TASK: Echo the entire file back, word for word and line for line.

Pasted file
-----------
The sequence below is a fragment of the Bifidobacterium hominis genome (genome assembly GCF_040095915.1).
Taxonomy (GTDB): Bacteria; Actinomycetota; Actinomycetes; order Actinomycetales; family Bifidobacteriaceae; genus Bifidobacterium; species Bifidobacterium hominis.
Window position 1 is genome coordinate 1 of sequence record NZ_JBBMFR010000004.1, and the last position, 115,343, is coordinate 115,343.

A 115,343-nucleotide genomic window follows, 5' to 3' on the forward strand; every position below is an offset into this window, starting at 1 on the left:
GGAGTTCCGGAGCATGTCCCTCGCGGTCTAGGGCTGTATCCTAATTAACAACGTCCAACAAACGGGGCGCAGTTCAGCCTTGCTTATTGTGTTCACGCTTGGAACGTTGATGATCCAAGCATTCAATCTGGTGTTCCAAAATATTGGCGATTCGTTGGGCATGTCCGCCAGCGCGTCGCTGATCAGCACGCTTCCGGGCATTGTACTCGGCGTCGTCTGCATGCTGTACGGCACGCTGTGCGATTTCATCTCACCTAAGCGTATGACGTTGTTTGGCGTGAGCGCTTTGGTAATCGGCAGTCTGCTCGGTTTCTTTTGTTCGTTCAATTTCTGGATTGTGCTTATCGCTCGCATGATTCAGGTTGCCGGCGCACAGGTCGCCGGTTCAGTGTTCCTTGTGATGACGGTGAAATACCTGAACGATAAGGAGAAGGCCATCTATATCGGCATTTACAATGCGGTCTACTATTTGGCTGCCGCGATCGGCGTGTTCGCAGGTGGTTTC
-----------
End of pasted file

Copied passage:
The sequence below is a fragment of the Bifidobacterium hominis genome (genome assembly GCF_040095915.1).
Taxonomy (GTDB): Bacteria; Actinomycetota; Actinomycetes; order Actinomycetales; family Bifidobacteriaceae; genus Bifidobacterium; species Bifidobacterium hominis.
Window position 1 is genome coordinate 1 of sequence record NZ_JBBMFR010000004.1, and the last position, 115,343, is coordinate 115,343.

A 115,343-nucleotide genomic window follows, 5' to 3' on the forward strand; every position below is an offset into this window, starting at 1 on the left:
GGAGTTCCGGAGCATGTCCCTCGCGGTCTAGGGCTGTATCCTAATTAACAACGTCCAACAAACGGGGCGCAGTTCAGCCTTGCTTATTGTGTTCACGCTTGGAACGTTGATGATCCAAGCATTCAATCTGGTGTTCCAAAATATTGGCGATTCGTTGGGCATGTCCGCCAGCGCGTCGCTGATCAGCACGCTTCCGGGCATTGTACTCGGCGTCGTCTGCATGCTGTACGGCACGCTGTGCGATTTCATCTCACCTAAGCGTATGACGTTGTTTGGCGTGAGCGCTTTGGTAATCGGCAGTCTGCTCGGTTTCTTTTGTTCGTTCAATTTCTGGATTGTGCTTATCGCTCGCATGATTCAGGTTGCCGGCGCACAGGTCGCCGGTTCAGTGTTCCTTGTGATGACGGTGAAATACCTGAACGATAAGGAGAAGGCCATCTATATCGGCATTTACAATGCGGTCTACTATTTGGCTGCCGCGATCGGCGTGTTCGCAGGTGGTTTC